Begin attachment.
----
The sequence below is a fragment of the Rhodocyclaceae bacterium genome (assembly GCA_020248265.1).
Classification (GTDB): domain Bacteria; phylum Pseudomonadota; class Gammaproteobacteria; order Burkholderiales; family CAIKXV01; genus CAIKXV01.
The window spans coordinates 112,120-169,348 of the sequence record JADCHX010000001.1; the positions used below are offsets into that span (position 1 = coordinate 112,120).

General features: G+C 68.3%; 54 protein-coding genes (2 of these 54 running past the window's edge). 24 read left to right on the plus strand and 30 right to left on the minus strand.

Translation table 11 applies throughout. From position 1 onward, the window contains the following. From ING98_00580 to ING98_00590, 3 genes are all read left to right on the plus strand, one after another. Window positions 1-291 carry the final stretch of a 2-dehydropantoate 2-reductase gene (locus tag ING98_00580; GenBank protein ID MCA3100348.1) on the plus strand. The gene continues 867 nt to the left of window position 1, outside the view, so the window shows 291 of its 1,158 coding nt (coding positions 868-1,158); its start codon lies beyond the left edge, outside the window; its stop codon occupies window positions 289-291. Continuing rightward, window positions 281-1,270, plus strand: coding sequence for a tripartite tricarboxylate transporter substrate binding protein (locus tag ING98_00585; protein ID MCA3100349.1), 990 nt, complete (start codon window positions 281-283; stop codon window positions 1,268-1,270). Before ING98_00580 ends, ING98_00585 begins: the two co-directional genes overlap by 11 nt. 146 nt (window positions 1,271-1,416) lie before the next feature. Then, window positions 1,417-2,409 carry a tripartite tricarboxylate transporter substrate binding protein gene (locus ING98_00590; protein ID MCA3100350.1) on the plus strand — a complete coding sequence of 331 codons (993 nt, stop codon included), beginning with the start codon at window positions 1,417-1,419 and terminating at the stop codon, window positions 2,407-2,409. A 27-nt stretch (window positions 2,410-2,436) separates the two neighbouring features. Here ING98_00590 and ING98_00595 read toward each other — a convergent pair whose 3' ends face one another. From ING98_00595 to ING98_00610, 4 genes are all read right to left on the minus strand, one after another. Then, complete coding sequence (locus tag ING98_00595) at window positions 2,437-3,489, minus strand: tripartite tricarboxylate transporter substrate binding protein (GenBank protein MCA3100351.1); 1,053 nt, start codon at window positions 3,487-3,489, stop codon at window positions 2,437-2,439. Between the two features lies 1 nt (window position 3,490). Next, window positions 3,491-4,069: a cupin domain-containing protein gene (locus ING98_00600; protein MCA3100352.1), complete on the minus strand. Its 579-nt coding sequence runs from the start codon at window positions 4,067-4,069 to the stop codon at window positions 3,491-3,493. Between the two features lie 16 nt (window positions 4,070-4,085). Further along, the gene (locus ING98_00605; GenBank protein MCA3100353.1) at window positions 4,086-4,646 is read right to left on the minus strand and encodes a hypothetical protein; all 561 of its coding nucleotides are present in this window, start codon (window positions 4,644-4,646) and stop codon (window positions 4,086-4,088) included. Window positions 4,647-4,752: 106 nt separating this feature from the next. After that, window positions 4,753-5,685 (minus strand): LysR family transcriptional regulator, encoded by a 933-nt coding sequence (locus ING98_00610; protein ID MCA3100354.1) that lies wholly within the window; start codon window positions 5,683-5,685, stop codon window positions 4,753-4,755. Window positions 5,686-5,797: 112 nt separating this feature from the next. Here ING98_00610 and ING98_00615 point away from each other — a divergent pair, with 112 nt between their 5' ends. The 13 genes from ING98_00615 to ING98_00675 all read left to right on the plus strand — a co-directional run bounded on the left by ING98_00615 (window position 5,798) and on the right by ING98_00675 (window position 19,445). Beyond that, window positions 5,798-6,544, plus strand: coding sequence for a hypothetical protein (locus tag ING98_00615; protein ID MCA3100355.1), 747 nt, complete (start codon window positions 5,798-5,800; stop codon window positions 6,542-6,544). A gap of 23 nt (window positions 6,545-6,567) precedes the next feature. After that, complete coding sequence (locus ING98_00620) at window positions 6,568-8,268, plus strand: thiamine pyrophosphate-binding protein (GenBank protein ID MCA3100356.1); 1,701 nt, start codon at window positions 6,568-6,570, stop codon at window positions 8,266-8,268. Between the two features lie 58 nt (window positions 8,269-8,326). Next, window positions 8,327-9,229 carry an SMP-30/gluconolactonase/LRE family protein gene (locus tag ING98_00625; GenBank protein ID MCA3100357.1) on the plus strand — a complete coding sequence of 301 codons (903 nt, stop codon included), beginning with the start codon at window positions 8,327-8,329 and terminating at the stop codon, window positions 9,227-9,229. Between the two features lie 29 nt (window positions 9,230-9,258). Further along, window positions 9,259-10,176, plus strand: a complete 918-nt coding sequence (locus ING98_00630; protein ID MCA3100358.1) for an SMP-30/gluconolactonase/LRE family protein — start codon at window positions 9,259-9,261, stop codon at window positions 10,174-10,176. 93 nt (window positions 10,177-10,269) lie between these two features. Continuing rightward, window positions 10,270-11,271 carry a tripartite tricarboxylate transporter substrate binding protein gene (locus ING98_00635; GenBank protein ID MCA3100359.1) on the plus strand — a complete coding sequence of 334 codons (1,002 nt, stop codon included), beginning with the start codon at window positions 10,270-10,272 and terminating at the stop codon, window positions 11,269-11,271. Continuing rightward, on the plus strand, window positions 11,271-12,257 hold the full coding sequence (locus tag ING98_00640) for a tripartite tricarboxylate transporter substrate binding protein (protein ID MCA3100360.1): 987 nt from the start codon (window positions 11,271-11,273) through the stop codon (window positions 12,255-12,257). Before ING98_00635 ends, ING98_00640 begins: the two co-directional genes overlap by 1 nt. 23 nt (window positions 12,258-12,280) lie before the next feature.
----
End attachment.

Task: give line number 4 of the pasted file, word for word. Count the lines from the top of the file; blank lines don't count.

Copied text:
General features: G+C 68.3%; 54 protein-coding genes (2 of these 54 running past the window's edge). 24 read left to right on the plus strand and 30 right to left on the minus strand.